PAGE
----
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**The Official Shoe Care Thread: Tutorials, Photos, etc.**

Discussion in 'Classic Menswear' started by Mr. Moo, Feb 28, 2011.

  1. OzzyJones

    OzzyJones Distinguished Member

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    goddam double post!!
     
    Last edited: Mar 26, 2013


  2. tcideneb

    tcideneb Well-Known Member

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    I have three stiff brushes uses to wipe off dirt and debris and three horsehair brushes for buffing.  One set for black, one set for mid colored shoes, and one set for light color shoes.

    Honestly speaking, you shouldn't need separate sets of brushes for dark brown, oxblood, and vintage rosewood shoes...

    Thanks, where is a good online source for stiff brushes.. Usually I only come across horse hair brushes- thanks
     


  3. nickrut

    nickrut Distinguished Member

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    I think it's because the difference in shoes is so apparent. A 700 dollar pair is way nicer than a 200 dollar pair. The benefits of the lotions aren't quite as apparent. Plus you'll buy a lot more polish stuff than shoes so it adds up
     


  4. patrick_b

    patrick_b Distinguished Member

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    Good point.

    AE's conditioner is a good product. However, I don't mind paying for Renovateur because a jar lasts me about a year. Even at about $30 with shipping it's still only a few bucks a month...and I like the smell.

    With that said, I make leather dog leashes and collars and wouldn't think of using renovateur on them. I'll use Obenauf LP or RMW's leather conditioner. I keep the Renovateur for shoes.
     
    Last edited: Mar 26, 2013


  5. patrick_b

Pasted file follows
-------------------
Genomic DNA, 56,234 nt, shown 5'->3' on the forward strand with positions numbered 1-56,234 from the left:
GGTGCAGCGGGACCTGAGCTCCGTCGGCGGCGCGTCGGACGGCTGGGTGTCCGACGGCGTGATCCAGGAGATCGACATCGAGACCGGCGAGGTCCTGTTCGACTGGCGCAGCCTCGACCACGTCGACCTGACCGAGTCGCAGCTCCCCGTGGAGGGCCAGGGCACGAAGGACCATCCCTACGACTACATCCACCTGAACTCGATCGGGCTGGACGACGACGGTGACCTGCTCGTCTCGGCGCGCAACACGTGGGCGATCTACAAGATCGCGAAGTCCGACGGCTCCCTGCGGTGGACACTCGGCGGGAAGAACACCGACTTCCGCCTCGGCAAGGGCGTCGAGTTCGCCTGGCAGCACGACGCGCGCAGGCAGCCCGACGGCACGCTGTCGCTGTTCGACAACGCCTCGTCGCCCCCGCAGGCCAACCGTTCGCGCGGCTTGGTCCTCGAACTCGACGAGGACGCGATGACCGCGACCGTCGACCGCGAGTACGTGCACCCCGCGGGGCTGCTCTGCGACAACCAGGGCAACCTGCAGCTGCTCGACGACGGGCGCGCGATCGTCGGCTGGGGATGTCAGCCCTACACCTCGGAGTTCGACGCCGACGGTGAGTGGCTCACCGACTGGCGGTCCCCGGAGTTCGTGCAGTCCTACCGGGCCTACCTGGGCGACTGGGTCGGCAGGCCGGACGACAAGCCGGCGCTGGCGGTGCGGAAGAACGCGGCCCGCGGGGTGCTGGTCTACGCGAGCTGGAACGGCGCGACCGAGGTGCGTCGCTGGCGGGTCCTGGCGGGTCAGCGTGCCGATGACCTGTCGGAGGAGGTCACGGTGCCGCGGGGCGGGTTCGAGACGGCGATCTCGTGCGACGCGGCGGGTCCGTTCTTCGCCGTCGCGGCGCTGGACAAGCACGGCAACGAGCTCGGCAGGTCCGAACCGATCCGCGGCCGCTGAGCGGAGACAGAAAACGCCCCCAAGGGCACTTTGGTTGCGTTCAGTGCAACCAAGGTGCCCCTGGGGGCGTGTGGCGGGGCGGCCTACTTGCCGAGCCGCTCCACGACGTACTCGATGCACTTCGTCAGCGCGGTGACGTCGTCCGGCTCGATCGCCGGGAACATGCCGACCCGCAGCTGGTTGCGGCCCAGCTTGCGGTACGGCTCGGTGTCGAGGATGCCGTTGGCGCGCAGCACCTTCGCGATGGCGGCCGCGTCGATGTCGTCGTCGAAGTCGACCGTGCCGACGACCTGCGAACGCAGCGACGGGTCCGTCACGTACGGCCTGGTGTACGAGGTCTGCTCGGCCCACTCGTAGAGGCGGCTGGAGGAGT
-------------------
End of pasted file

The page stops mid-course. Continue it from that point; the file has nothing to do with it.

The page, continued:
patrick_b Distinguished Member

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    What stiff brushes do you use? I have a standard soft horsehair brush that I use just for cleaning after taking a damp cloth to the leather. I don't use the cleaning to brush to do anything but clean but it's the same type of brush as I use for polishing. I always wondered if I ought to be using something stiffer.

    I use the 8" brushes for polishing and the small ones for cleaning and for Obenauf on work boots. I bought one of the Florsheim brushes almost 20 yrs ago and love it. The other two Florsheim brushes were ebay finds and about the same age.

    [​IMG]
     


  6. Numbernine

    Numbernine Distinguished Member

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    I made a couple of stiff brushes by cutting old standard brushes down to @ 3/8 with a pair of hair clippers[​IMG]
     


  7. MoneyWellSpent

    MoneyWellSpent Distinguished Member

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    Creative!
     


  8. Hampton

    Hampton Distinguished Member

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    I have a pair of G&G I did my polish on.

    With C&J wax it doesn't work? But with wax in saphir it works just fine? Is it me who is getting crazy here, or could some other wax brand not work on shoes?
     


  9. EnsitMike

    EnsitMike Active Member

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    So I may have learned how to properly shine shoes about a month ago, but I've jumped in head first on doing a patina on some cheap test shoes.

    More images to come as I build some layers and figure out where I'm going with the colors. Please feel free to give me some feedback.


    [​IMG]
     


  10. goodlensboy

    goodlensboy Senior Member

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    Please try to post pics in natural light, with before and after shots
     


  11. Hampton

    Hampton Distinguished Member

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    Damn C&J wax sucks really bad.
     


  12. chogall

    chogall Distinguished Member

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    Wrong.




    Don't blame the wax when you can't raise a shine. That said, different waxes solidify differently.
     
    Last edited: Mar 28, 2013


  13. JermynStreet

    JermynStreet Senior Member

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    So does AE while we're on the topic. Honestly, the only wax I've been able to get a true spit shine with is saphir.
     


  14. chogall

    chogall Distinguished Member

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    Did you strip using Clorox/bleach or acetone or dye preparer? Why not strip the toes and the broguing/gimping? Remember to condition after striping and don't wax right away or you would seal the smell. Shoe in picture looks unnaturally painted instead of a patina.
     


  15. chogall

    chogall Distinguished Member

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    :O
     


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